A brand new year always brings changes – some of which are good and some of which we can almost certainly do without. Among them are new laws, some of which affect all of us and some that affect only those of us who live in, visit or travel through certain areas.

In any case, the new rules always get their share of ink and generate plenty of conversation. And that makes for copious blog fodder. Have no fear, I’m hardly about to discuss, or even list, every single law that took effect January 1. In this post, I’ll focus on just one – an act changing the New York State social services law regarding victims of domestic violence and their pets.

Black and white photograph of New York Police Department barriers taken by Alexandra Bogdanovic
NYPD barriers. Photo by Alexandra Bogdanovic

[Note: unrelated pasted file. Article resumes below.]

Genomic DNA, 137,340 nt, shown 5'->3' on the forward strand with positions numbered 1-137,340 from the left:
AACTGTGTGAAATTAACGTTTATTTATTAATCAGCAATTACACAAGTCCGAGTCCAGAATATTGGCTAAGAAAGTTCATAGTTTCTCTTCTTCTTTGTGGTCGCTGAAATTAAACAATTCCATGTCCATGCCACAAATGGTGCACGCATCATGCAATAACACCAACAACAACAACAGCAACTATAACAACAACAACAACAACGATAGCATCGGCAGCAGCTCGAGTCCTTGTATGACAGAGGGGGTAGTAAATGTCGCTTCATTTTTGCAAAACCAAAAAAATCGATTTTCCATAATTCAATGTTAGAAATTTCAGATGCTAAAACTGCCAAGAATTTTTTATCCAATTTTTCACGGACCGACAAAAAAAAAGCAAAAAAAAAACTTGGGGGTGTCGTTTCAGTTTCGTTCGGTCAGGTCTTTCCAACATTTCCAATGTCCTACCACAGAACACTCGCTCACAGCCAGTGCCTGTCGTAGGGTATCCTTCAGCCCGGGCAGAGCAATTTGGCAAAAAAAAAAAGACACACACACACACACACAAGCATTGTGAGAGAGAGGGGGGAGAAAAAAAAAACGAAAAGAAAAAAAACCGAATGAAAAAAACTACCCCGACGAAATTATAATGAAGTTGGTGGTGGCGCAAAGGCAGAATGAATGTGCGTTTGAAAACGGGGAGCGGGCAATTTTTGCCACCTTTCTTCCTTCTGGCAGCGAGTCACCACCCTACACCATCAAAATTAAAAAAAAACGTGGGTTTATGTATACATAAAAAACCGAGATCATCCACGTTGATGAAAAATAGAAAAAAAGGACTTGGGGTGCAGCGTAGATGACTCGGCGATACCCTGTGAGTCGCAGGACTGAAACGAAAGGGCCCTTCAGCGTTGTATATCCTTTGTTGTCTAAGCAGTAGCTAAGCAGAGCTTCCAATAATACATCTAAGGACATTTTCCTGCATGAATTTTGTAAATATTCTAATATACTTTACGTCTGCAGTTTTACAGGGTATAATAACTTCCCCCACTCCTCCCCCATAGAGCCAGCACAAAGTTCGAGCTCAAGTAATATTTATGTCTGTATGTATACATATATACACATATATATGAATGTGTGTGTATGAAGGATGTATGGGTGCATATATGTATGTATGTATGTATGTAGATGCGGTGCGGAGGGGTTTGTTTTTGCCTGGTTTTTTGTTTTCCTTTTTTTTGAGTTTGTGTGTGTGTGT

The authorized amendment allows those in need of refuge to bring their service or therapy animals to emergency shelters. You can view the full text of the bill  backed by the American Kennel Club that was ultimately signed into law by Governor Andrew Cuomo here.

On its website, the AKC said it made sense to support the legislation.

“Victims of domestic violence are in a vulnerable and frightening situation, and the practical assistance and comfort that a service/therapy animal provides can be essential,” the organization said. Furthermore, the AKC said that knowing they won’t have to leave their animals behind makes it easier for victims of domestic violence to leave dangerous situations.

For more information about the AKC’s support for the new law and related issues, click here.